The Nigeria Centre for Disease Control and Prevention (NCDC) has alerted Nigerians to the significant threats posed by a fungal infection.
The director-general, NCDC, Dr. Ifedayo Adetifa gave the warning at the stakeholders meeting to address the morbidity and mortality from invasive fungal diseases in Nigeria yesterday (December 5, 2022) in Abuja.
Science Nigeria reports that the Nigerian Fungal Disease Surveillance and Capacity Building (NIFUSCAB) is a fungal disease surveillance committee established in 2022, working in collaboration with NCDC the Medical Mycology Society of Nigeria (MMSN), with funding and technical support from the United States Center for Disease Control and Prevention (US-CDC).
Adetifa said that fungal pathogens were a major threat to public health, as they were becoming increasingly common and resistant to treatment, with only four classes of anti-fungal medicines currently available and few candidates in the clinical pipeline.
He said that most fungal pathogens lack rapid and sensitive diagnostics and those that exist were not widely available or affordable in the country.
The NCDC boss said that the invasive forms of these fungal infections often affect severely ill patients and those with significant underlying immune system-related conditions.
“Populations at greatest risk of invasive fungal infections include those with cancer, HIV/AIDS, organ transplants, chronic respiratory disease and post-primary tuberculosis infection,” he said.
Meanwhile, a microbiologist at the Lagos University Teaching Hospital (LUTH), Dr. Rita Oladele said that the NIFUSCAB project is being driven by NCDC with the data generated being stored in its data repository.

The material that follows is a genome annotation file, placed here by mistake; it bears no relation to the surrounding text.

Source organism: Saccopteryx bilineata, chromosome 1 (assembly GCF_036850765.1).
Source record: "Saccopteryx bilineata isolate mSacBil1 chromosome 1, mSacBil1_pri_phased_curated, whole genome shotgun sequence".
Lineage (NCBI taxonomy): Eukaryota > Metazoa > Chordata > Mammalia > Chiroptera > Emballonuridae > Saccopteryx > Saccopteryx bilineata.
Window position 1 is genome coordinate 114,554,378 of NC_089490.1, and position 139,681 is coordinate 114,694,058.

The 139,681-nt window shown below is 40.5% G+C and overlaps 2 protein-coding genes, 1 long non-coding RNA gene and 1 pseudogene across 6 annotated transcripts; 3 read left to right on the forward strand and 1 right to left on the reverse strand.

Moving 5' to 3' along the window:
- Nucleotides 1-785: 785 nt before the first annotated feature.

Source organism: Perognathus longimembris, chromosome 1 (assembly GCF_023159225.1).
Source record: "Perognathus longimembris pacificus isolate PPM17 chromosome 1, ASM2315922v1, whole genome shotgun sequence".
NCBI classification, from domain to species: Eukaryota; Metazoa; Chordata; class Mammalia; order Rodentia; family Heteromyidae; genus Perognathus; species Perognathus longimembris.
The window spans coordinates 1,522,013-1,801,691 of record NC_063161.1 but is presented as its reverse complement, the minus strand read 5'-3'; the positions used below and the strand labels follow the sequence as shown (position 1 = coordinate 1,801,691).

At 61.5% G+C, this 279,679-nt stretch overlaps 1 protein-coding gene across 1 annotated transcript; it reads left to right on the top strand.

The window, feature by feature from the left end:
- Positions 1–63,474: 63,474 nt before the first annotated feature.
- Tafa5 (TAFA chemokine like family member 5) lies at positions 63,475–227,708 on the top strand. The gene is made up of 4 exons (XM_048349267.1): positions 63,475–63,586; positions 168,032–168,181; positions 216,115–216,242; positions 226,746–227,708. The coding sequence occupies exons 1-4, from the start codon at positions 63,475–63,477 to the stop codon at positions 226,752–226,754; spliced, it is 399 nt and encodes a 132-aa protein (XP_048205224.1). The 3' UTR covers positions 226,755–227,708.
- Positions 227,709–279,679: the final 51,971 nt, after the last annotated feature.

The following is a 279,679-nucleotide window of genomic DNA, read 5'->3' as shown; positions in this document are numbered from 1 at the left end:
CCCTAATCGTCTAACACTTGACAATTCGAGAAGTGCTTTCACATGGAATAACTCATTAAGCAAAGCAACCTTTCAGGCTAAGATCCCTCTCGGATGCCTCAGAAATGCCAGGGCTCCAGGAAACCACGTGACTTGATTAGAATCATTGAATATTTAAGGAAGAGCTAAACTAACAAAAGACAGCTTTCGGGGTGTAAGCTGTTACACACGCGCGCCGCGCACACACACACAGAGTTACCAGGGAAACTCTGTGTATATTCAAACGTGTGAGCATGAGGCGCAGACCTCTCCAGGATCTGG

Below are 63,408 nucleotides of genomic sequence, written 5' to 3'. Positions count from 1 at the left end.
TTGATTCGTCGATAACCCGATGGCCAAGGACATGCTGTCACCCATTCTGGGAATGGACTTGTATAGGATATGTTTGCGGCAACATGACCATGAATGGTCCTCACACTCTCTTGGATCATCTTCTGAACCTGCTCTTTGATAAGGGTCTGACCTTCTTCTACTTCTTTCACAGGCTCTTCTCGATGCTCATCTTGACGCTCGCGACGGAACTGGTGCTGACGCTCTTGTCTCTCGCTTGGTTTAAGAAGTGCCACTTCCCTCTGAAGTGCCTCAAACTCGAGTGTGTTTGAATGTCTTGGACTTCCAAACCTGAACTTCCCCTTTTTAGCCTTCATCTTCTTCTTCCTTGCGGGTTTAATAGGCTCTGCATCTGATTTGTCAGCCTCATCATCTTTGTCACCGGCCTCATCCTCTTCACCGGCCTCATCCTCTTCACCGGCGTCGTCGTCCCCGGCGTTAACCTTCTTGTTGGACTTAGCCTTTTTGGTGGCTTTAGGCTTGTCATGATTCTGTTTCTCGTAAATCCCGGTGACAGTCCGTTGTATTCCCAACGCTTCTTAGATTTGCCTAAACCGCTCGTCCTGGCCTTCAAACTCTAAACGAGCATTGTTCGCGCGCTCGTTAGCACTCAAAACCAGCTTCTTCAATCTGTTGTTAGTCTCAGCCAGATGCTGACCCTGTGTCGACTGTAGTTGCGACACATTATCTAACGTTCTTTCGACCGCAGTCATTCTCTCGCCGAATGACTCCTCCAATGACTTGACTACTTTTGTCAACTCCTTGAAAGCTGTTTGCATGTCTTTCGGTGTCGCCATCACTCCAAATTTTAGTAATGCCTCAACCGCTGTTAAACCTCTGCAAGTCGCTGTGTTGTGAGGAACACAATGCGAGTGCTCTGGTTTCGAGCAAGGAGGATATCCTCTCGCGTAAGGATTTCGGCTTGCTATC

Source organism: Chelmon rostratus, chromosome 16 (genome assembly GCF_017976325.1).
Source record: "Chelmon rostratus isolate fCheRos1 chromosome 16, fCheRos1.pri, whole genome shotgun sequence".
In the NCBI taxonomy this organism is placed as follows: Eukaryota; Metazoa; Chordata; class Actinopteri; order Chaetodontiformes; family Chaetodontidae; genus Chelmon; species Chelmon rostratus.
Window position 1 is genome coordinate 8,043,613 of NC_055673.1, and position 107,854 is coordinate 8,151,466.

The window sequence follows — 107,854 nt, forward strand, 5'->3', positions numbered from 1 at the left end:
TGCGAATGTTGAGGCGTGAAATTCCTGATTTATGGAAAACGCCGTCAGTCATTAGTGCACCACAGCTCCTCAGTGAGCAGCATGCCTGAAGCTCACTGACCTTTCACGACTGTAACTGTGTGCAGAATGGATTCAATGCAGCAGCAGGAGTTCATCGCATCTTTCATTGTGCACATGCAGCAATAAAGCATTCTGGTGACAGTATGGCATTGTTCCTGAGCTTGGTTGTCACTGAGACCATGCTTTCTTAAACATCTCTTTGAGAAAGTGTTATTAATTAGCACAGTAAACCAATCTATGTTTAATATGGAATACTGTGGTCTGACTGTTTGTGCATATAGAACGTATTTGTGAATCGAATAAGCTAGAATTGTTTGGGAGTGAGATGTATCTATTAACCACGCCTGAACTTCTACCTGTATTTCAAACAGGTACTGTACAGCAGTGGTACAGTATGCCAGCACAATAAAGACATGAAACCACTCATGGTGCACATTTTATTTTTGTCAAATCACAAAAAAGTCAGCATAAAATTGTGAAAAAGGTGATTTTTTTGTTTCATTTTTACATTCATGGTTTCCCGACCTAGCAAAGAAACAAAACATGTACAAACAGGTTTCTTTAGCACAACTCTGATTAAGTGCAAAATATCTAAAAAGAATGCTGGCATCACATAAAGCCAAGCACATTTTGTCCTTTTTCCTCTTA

Oladele said that invasive fungal infections were life-threatening diseases with significant morbidity and mortality.
“Some of the drugs to treat these diseases are not routinely accessible and affordable.
“Two of these infections, if not promptly diagnosed, result in an over 70 per cent mortality rate. In 2014, an estimate of serious fungal infections in the country was done,” she said and this revealed that over 960,000 Nigerians are estimated to be affected by substantial mortality annually.
“A survey of doctors in Nigeria in the same year revealed that only 2 (0.002 per cent) out of 1,046 doctors had a good level of awareness and knowledge of invasive fungal diseases,” she explained.
She said that there have been documented reports of outbreaks of candida auris, (a multi-drug resistant organism) in various countries of the world and, recently, (2022).
“We have documented an outbreak in Nigeria which is still ongoing.
“Mucormycosis (the black mould) which was a major scare in India during the peak of the COVID-19 pandemic has also been documented amongst Nigerian patients. One of the drugs to manage this condition is not yet registered in Nigeria,” she explained.
She said that the World Health Organisation’s AMR programme recognised the significant role that fungal infections play in in-hospital outcomes of patients, so they recently (2022) generated a WHO fungal priority pathogens’ list.
“Nigeria as a country has taken the bull by the horns and started surveillance for these priority pathogens.
“We have built capacity in six teaching hospitals in the country to readily conduct surveillance and better manage the patients at risk of these diseases,” she said.
Oladele added that this makes the country one of the first to start surveillance of these diseases in Africa.
“All hands must be on board to ensure the success of this programme because the data generated would help develop policies that would guide better management of the Nigerian patient,” she advised.